|Project by SirFatty||posted 08-25-2013 08:13 PM||1323 views||3 times favorited||8 comments|
Inspiration can come from almost anywhere. For example, my wife and I were watching Market Warriors, there was an episode about miniature furniture were a small dresser was shown. She really liked the miniature dresser, so I decided to build one for her. Mine will be made of some really old reclaimed birch, I used some of that wood for the bookcase project. The wood was formerly a table, the piece for this project was one of the drop leafs. There are some screw holes, but obviously they do not extend through the piece. The table was in my family since I was a kid, but it did not age too well. But instead of tossing it to the landfill, I salvaged all the wood that was usable.
I began the project in the garage, usually I like to design the piece using Visio, but in this instance I started work with some rough sketches. It just takes more careful planning. In this case it worked out well so far…
To get started, I took the drop leaf and cut the two pieces needed for sides, top and bottom, ripped 7” wide. The remaining 5.5” board will be used for the interior drawer shelves.
I’ve previously used the belt sander to remove the finish on the table parts, and it is not a fun process. The belts get gummed up with the finish, which then has to be cleaned out. The overall process is slow and tedious. Since I want these boards to be 5/8” thickness, I elected to use the thickness planer this time. Probably not the best for the knives, but it worked really well.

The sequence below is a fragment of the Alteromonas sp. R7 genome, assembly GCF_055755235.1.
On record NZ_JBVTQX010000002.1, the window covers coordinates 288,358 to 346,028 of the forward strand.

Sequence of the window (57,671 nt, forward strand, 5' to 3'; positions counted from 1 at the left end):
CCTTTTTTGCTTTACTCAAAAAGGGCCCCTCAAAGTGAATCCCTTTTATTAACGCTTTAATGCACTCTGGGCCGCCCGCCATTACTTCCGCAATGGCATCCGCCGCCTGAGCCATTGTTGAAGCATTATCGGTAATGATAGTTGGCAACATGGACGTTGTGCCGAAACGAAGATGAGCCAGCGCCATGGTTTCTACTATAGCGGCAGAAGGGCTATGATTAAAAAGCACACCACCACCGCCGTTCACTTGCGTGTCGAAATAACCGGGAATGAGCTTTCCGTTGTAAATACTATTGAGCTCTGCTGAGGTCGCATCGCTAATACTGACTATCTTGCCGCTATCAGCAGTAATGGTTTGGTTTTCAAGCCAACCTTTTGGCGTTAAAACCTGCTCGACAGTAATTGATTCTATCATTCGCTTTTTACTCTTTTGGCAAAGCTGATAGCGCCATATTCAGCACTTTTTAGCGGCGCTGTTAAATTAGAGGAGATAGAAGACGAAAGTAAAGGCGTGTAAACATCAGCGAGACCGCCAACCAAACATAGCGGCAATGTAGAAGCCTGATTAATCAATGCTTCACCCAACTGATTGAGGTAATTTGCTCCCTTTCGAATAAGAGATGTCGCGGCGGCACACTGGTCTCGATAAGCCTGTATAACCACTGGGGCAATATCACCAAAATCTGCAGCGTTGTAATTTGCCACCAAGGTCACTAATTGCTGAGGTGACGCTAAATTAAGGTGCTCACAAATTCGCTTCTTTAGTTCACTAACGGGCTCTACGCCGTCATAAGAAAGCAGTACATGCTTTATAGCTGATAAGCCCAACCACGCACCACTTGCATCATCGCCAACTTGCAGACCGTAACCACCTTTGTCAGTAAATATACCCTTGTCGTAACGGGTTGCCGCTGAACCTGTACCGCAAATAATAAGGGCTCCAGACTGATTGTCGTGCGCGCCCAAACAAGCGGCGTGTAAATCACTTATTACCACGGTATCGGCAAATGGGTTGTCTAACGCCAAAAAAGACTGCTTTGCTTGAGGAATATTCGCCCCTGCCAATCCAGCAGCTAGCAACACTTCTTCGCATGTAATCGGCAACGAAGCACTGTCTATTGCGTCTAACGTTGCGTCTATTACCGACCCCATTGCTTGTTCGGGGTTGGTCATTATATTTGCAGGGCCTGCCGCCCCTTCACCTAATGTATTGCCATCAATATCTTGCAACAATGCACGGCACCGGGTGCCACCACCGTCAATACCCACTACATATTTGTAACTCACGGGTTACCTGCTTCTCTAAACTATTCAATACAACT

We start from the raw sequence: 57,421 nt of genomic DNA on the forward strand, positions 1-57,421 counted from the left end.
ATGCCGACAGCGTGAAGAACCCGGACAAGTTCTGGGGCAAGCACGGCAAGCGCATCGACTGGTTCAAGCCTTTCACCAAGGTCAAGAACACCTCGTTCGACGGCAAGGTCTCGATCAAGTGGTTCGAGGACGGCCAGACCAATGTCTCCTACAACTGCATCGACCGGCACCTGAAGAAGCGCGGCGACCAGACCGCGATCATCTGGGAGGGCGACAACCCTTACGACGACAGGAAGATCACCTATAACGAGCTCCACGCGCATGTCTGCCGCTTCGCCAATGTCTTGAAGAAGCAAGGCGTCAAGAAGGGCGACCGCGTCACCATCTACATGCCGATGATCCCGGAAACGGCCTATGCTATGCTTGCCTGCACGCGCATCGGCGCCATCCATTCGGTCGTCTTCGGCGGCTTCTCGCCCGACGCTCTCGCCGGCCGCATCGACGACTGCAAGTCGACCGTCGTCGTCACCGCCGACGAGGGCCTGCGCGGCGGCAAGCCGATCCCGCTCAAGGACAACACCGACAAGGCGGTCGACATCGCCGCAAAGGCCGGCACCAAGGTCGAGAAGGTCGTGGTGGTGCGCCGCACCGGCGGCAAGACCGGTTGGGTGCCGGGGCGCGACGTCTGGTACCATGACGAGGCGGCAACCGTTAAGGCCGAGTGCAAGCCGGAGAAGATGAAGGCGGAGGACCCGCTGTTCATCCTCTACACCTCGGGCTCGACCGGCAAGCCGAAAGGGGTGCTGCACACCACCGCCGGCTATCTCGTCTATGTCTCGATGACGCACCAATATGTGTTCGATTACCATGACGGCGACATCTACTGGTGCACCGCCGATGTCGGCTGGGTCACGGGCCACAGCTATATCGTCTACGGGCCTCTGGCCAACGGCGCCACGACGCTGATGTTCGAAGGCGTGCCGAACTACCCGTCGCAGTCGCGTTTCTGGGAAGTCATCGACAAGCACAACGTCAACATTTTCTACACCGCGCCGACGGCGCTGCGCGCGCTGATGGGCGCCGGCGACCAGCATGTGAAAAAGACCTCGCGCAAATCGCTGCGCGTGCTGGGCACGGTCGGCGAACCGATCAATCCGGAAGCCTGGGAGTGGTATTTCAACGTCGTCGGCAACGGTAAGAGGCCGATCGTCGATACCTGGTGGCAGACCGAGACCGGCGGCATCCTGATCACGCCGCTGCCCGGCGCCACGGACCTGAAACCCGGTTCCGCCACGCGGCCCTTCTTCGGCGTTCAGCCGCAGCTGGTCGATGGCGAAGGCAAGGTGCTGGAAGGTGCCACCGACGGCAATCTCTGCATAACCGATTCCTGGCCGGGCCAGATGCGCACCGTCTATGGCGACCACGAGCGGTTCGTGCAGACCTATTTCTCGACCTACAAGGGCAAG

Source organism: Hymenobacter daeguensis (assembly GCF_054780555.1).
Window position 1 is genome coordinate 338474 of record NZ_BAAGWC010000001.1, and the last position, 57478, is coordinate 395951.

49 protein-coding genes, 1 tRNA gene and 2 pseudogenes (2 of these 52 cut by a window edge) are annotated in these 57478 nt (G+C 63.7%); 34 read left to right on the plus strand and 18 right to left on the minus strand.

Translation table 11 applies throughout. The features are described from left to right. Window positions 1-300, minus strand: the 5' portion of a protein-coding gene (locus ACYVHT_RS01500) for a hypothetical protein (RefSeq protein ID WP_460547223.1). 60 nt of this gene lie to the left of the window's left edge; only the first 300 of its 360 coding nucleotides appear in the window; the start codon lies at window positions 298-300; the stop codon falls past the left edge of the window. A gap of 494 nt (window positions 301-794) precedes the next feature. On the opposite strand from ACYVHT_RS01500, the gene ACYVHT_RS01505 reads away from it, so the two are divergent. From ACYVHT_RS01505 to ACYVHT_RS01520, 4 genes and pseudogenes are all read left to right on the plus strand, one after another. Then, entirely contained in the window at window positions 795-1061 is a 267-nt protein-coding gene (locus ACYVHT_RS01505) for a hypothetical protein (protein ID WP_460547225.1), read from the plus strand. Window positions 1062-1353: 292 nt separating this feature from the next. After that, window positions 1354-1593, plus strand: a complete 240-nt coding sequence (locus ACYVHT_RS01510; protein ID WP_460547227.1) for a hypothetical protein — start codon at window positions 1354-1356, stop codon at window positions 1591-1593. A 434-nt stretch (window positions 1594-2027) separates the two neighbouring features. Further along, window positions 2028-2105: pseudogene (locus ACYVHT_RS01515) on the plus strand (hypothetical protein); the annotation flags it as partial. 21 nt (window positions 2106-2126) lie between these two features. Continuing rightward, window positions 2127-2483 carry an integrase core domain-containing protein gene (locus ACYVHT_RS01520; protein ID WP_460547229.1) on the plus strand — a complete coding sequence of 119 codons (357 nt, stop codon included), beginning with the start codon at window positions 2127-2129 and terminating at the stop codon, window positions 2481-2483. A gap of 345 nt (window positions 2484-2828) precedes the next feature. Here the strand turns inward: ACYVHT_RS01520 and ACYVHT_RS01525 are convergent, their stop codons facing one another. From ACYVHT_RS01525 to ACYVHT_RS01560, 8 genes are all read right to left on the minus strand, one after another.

Once all the boards were cut and dado’ed, it was time for assembly. Just glue, no mechanical fasteners used.
The glue dried overnight, took the clamps off to inspect the work. Looks good, a couple mistakes to sand out, but otherwise I’m happy with the progress so far. I’ve decided to use some walnut that I’ve been holding on to for at least 15 years, it’s rough-sawn and something I got on trade.
I made a quick jig to allow for straight rips on this rough wood.
A few trips through the planer, and it’s time for a dry-fit!
The drawers were next, I just used some left-over birch plywood I had in the shop. Just glue and clamps. And some thin strips of the birch for edge banding.
I decided to use shellac for this project, it’s something I’ve only used once before, but I really like how it looks. But it certainly requires practice to get good results.
I bought some off-the-shelf hardware from Menards, and it looks pretty great. Blue tape was used to make the positioning of the hardware easier, pencil marks are easier to see on the tape.
And that’s the completed project, thanks for looking!
btw, the entire project is located here: dave.spalla.com
-- Visit my blog at dave.spalla.com